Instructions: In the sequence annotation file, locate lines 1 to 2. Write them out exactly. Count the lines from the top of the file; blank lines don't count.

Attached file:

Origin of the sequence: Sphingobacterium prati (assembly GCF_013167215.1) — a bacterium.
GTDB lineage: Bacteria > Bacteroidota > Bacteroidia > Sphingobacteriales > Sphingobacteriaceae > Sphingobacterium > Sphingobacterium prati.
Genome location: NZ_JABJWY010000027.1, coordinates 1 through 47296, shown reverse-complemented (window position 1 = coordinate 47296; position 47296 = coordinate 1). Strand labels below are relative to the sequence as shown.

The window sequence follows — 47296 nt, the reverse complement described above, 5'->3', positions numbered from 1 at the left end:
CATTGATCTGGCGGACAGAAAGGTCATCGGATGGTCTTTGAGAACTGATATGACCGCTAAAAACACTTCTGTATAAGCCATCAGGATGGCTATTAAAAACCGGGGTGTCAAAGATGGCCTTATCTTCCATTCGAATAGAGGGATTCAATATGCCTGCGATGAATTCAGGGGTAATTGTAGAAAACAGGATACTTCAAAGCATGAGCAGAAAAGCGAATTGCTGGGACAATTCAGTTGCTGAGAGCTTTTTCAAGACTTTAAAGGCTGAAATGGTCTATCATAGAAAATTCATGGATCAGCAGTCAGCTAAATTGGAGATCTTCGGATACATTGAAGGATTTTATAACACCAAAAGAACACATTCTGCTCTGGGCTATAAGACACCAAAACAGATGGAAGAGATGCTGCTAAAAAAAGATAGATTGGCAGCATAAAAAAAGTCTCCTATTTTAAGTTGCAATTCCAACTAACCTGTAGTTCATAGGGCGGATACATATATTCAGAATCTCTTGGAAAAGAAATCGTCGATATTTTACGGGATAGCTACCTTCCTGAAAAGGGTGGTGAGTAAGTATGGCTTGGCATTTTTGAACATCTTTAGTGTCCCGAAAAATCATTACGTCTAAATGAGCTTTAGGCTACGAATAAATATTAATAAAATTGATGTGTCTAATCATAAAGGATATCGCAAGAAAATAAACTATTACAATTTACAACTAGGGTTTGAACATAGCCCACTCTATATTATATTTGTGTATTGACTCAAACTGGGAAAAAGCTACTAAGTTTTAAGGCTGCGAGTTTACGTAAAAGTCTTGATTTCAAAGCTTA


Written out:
Origin of the sequence: Sphingobacterium prati (assembly GCF_013167215.1) — a bacterium.
GTDB lineage: Bacteria > Bacteroidota > Bacteroidia > Sphingobacteriales > Sphingobacteriaceae > Sphingobacterium > Sphingobacterium prati.